David Gray talks Mann Center Show, Career Beginnings, Philly, and more

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World-renowned singer/songwriter David Gray will be performing at The Mann Center on Friday, June 19th with Philly’s own Amos Lee. With a career spanning over 21 years, Gray has had three #1 albums including the massively successful, home recorded White Ladder. Rock On Philly got the chance to chat with the “Babylon” singer  in advance of the show about this upcoming tour, career beginnings, inspiration behind “This Year’s Love,” as well as his thoughts on the City of Brotherly Love.

Rock On Philly: David, thank you so much for taking the time to chat with us today. Where are you calling from?
David Gray: My pleasure, Jennifer. I am calling from London, a place I’ve lived for over twenty years now.

ROP: Very cool. London is a wonderful city. So are you looking forward to your Mann Center performance in Philadelphia on June 19th?
DG: Yes, very much so. I’m really looking forward to it. We changed the band around and looked into the back catalogue and included a few songs that haven’t been played in a while as well as adapted some of the new songs in new ways. It’s going to be a blast.

ROP: How do you like Philly?
DG: I think Philly is a great music town. I love the vibe there. It mixes the rough with the smooth. Even in the posh bit of town, real life comes knocking. It’s a vibey place with a big music history and has its own identity. Going back to the very beginning of my career I had so much support from Philly and WXPN with David Dye. I was supporting Maria McKee back then. It’s always been a great time in Philly.

ROP: How did you get together with Amos Lee?
DG: We were just looking for someone to go out with for the summer. I wasn’t familiar with him before but then I heard his stuff and really liked it; loved his voice. With these sorts of festival shows, you hope two and two make five. I went out with Ray LaMontagne in a similar fashion a few years back and it was great.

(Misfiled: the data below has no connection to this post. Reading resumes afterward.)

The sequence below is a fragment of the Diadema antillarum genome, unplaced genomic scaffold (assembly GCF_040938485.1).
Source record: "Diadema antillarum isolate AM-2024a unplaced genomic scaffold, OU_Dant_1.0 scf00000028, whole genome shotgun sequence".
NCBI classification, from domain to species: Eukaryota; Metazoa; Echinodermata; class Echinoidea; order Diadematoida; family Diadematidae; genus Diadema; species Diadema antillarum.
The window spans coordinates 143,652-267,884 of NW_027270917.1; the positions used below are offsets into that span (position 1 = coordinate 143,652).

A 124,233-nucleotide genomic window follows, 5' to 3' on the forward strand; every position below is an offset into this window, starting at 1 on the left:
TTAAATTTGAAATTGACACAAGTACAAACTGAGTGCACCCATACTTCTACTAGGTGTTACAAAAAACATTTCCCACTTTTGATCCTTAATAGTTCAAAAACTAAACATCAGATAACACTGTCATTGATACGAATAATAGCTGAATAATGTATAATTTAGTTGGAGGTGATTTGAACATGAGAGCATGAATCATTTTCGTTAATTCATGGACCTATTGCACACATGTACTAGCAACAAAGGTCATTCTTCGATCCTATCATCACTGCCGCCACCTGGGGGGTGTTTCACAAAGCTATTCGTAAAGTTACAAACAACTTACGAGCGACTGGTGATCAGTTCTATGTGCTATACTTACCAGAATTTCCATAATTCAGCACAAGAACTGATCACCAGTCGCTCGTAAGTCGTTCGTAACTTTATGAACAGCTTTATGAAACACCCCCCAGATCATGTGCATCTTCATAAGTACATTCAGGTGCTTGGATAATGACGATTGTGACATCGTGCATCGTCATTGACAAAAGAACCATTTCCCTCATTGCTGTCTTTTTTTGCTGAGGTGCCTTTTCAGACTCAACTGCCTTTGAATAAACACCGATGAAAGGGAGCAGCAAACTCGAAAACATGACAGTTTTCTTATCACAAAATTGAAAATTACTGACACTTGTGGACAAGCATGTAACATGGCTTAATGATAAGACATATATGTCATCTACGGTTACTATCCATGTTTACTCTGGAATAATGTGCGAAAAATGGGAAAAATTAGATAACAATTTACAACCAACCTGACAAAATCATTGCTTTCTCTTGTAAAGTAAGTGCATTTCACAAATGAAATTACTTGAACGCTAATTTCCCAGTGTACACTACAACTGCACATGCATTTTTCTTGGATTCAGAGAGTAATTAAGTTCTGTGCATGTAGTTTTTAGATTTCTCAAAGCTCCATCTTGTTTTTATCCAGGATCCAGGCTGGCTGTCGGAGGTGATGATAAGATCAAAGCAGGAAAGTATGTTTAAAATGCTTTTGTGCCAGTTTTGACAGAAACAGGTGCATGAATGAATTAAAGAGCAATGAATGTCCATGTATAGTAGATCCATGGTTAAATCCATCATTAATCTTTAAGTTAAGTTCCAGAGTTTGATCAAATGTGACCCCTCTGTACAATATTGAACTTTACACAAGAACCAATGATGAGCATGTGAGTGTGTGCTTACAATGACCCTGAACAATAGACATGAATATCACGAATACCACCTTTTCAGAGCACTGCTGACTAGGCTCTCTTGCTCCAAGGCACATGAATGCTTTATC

Amos Lee and David Gray

ROP: So different artists have different experiences being on tour. What are the pros and cons of touring for you?
DG: You get to see some amazing places and do some amazing things. We had a few days off recently in Australia and we went out onto the water, onto an island, and had a wave of a time. But the shows is what it’s all about. You make the record so you can go out and sing it to people. The tough part about touring is having to leave your family behind for an extended period of time.

ROP: So let’s bring it back to your career beginnings. When did you first discover your love for making music?
DG: When I was very young, my mom was a good singer and was in the choir. I would listen to her practice at home and I found that quite beguiling. I first started writing music at 14 and 15, when I picked up the guitar. As soon as I learned how to play a few tunes, I wanted to write a song straight away. I had a sort of precocious poet streak that needed to come out at the time. It’s its own little world when you’re writing songs.

ROP: What artists did you listen to growing up?
DG: Growing up in the late seventies and early eighties was kind of interesting. I didn’t have brothers or sisters and I was brought up in the middle of nowhere with not much radio reception. I found out about things from Top of the Pops, word of mouth and listening to other people’s records. Around 1978, we had a 2 Tone explosion in the UK that came after punk. I got really into bands like The Madness and The Specials. When the eighties began in earnest, bands like The Cure, The Smiths, Human League, and Duran Duran became favorites. At the same time, I was discovering Bob Dylan, Jonie Mitchell, Neil Young, Leonard Cohen. It was much more interesting back in the 80s, with music and with the style.